Intermittent preventive treatment with sulfadoxine-pyrimethamine (SP) is recommended to prevent malaria in pregnancy. Treatment coverage, particularly for three or more doses, is dependent on pregnant women attending antenatal care (ANC) services as scheduled. The StopPalu project pilot tested short message services (SMSs) to remind women of upcoming ANC visits in the Conakry and Kindia regions of Guinea. Health facilities were selected as pilot and comparison facilities. All women who attended an initial ANC visit at a selected facility during the pilot period and had access to a mobile telephone were enrolled. The pilot group was sent an SMS before each appointment. Percentage of attendance and SP distribution were calculated. A log-binomial regression model determined odds ratios. Pregnant women receiving SMS were 48 times more likely to attend all visits and were 12 times more likely to receive all SP doses during pregnancy.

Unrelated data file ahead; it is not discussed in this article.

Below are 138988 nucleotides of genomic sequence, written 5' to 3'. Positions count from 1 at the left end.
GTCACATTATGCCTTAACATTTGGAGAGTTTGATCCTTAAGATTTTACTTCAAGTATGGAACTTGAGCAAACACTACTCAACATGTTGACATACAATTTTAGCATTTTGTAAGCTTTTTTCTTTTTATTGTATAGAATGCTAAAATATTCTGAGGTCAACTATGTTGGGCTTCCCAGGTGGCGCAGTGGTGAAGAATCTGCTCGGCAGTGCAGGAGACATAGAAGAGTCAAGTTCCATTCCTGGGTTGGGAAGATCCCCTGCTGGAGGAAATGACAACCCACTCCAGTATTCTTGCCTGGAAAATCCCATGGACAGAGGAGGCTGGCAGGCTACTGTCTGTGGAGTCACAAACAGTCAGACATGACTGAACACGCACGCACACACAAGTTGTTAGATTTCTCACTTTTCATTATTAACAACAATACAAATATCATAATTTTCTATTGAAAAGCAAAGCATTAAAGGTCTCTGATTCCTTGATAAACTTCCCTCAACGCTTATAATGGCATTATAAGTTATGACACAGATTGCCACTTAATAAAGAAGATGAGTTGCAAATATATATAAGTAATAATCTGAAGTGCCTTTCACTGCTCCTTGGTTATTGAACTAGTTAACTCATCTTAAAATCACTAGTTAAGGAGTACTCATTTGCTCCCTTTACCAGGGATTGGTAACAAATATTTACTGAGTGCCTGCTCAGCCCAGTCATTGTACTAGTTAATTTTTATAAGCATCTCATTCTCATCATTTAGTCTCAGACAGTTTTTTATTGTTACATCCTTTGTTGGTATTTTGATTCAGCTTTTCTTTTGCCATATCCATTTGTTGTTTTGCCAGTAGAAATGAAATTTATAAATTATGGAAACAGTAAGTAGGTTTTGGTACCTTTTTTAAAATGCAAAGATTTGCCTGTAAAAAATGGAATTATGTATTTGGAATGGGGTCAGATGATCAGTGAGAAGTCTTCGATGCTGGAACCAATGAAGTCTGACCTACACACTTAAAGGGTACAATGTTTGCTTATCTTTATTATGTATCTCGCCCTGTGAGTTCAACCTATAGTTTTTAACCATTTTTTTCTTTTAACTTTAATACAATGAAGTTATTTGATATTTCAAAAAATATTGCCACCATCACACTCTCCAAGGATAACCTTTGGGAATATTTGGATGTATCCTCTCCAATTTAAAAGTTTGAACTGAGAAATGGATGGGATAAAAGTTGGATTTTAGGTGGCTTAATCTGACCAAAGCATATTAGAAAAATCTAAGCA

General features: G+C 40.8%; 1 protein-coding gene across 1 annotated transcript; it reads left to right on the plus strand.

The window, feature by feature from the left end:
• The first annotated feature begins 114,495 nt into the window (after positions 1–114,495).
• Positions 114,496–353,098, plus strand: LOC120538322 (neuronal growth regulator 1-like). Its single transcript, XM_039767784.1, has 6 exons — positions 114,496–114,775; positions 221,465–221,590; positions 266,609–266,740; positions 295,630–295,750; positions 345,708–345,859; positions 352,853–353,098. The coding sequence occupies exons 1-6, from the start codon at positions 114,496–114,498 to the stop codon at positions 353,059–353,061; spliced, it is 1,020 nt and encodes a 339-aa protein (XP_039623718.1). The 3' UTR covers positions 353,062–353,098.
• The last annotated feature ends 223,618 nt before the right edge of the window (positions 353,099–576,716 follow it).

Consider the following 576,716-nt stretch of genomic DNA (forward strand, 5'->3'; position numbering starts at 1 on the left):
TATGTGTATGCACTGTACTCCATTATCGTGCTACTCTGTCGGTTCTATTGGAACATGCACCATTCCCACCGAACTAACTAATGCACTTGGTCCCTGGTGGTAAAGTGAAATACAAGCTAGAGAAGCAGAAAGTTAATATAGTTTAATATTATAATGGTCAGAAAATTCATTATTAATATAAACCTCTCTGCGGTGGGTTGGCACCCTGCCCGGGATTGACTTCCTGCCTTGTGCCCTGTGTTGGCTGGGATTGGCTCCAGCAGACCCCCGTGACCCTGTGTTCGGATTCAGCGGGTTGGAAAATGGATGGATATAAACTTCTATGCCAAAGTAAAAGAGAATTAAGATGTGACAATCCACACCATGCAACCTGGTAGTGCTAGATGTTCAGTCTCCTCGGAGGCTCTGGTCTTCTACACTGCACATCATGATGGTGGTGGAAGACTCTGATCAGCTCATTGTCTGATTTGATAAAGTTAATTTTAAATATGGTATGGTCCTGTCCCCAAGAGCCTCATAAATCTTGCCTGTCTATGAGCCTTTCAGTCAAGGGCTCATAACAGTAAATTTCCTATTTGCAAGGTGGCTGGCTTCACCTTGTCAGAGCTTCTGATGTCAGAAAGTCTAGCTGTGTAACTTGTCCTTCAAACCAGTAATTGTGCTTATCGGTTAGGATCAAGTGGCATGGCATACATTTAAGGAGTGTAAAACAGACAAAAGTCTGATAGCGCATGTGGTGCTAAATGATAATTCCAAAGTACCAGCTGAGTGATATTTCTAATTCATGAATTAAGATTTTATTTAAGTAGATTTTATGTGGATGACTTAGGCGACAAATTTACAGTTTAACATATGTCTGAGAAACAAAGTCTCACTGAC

Using short messaging system alerts to increase antenatal care and malaria prevention
Findings from implementation research pilot in Guinea
Flueckiger, R. M., Thierno, D. M., Colaço, R., Guilavogui, T., Bangoura, L., Reithinger, R., ... Fofana, A. (2019). Using short messaging system alerts to increase antenatal care and malaria prevention: Findings from implementation research pilot in Guinea. American Journal of Tropical Medicine and Hygiene, 101(4), 806-808. https://doi.org/10.4269/ajtmh.19-0202